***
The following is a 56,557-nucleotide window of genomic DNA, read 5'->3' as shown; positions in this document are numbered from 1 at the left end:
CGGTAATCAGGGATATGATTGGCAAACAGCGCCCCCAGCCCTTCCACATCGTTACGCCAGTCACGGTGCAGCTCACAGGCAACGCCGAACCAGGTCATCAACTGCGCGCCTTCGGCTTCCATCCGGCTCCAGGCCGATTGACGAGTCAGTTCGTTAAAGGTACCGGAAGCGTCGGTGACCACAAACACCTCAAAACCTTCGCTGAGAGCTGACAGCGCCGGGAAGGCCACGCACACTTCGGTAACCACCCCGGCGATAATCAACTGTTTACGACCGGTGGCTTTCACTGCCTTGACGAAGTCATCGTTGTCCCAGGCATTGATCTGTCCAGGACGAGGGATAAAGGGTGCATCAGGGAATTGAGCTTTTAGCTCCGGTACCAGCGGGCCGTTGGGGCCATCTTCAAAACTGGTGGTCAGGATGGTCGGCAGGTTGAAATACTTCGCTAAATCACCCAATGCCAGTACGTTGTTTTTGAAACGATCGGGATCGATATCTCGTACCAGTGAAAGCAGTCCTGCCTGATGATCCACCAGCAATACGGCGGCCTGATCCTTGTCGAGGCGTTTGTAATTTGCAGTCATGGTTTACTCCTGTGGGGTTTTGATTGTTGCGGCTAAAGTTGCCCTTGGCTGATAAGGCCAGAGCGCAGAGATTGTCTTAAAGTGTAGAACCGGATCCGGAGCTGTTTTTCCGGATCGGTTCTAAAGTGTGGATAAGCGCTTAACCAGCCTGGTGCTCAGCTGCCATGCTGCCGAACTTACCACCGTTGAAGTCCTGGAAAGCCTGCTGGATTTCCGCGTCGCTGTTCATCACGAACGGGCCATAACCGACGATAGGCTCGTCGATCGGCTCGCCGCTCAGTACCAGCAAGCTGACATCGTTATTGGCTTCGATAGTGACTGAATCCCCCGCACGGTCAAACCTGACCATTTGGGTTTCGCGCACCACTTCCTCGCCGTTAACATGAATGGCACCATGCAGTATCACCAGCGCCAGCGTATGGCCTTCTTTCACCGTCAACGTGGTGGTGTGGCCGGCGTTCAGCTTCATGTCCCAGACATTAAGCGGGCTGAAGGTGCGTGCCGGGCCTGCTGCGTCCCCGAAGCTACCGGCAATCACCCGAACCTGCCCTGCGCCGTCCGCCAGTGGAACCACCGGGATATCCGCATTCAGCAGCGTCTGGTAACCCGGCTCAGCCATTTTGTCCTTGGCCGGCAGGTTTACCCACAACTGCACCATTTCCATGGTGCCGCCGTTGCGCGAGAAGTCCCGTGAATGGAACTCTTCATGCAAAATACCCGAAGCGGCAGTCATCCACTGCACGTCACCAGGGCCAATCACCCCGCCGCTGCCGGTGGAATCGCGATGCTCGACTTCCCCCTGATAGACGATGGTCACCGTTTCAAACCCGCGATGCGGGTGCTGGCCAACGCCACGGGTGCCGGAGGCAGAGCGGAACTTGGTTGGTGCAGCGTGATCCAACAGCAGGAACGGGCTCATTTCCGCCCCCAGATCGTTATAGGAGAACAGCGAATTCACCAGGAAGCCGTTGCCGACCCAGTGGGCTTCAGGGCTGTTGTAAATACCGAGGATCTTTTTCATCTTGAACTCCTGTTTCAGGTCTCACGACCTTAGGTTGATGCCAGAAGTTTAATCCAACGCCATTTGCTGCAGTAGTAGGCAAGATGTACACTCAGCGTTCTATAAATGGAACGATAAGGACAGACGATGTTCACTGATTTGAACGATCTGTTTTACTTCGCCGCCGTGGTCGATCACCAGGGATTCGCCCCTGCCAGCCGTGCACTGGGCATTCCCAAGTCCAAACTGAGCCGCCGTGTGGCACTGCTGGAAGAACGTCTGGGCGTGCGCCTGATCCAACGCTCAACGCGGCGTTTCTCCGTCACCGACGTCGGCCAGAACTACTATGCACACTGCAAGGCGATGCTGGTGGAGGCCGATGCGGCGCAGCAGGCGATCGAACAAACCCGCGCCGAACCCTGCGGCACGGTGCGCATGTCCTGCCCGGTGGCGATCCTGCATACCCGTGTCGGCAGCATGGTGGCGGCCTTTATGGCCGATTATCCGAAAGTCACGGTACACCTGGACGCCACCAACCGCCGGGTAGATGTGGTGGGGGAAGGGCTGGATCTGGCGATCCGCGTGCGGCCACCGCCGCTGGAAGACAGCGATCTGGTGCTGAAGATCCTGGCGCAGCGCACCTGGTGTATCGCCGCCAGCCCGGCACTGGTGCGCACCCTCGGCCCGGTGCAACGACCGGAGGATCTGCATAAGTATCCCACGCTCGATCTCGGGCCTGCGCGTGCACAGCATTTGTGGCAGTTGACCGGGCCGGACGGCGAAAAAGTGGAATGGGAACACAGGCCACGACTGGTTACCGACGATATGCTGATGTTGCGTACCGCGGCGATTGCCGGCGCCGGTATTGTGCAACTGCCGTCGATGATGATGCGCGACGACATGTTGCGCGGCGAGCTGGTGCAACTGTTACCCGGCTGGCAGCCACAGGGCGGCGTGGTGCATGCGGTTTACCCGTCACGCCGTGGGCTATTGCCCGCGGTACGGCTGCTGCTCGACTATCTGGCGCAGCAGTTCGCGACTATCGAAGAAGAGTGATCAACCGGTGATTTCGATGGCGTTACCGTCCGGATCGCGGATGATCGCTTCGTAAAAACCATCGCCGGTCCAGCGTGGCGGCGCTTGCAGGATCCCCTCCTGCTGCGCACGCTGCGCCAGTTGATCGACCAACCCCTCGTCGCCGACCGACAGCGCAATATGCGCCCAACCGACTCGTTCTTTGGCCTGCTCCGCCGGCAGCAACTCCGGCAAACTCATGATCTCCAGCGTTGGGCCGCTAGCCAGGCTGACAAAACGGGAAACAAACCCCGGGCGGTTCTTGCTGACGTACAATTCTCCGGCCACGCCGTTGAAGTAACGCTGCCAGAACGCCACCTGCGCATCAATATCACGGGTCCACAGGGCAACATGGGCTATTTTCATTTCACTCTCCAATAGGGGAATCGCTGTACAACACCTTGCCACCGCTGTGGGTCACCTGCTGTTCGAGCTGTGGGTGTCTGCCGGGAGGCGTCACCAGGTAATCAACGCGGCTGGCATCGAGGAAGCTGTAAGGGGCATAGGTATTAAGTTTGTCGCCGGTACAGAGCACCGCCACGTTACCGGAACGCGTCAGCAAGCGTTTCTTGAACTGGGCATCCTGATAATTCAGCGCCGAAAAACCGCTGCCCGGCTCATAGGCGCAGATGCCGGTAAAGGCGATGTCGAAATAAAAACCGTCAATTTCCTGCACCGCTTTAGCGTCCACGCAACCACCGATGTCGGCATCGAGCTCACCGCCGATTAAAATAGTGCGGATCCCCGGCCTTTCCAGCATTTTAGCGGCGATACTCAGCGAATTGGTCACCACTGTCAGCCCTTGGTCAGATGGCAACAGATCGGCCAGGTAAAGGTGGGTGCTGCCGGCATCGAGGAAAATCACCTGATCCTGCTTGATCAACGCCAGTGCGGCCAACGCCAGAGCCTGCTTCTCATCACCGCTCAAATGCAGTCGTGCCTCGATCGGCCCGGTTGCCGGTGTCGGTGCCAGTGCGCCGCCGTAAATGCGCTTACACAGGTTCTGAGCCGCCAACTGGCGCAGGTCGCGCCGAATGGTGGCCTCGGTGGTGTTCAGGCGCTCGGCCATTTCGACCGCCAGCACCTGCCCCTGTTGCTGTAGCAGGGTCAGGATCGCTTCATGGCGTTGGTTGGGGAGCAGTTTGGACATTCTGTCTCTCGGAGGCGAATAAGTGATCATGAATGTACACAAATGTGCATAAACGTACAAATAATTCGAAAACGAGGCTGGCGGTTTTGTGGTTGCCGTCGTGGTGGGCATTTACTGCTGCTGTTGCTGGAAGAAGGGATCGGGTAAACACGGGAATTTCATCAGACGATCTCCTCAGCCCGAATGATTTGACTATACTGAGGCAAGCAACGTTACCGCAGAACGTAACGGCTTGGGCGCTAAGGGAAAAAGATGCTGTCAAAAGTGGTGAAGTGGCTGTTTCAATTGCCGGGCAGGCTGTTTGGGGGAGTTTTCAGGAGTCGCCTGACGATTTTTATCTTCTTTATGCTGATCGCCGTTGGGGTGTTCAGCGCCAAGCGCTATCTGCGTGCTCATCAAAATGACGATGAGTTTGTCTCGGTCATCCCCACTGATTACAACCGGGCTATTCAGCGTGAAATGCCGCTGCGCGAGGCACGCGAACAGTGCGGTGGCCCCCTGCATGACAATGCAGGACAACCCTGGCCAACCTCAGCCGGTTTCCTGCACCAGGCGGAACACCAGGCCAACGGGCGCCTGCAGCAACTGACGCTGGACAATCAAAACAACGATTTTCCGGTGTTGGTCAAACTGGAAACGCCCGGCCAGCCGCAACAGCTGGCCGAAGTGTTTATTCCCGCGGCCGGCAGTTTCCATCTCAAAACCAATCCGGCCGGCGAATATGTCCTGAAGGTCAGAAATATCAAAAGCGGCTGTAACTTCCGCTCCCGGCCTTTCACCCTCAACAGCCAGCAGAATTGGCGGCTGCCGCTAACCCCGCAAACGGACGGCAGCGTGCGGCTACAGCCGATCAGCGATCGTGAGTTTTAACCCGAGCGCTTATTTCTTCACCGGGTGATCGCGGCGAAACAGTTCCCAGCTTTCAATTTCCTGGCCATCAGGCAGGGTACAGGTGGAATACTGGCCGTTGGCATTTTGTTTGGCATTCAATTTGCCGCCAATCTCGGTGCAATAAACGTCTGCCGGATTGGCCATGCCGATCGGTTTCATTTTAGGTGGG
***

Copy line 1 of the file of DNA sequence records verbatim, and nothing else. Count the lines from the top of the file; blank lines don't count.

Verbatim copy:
The following is a 56,557-nucleotide window of genomic DNA, read 5'->3' as shown; positions in this document are numbered from 1 at the left end: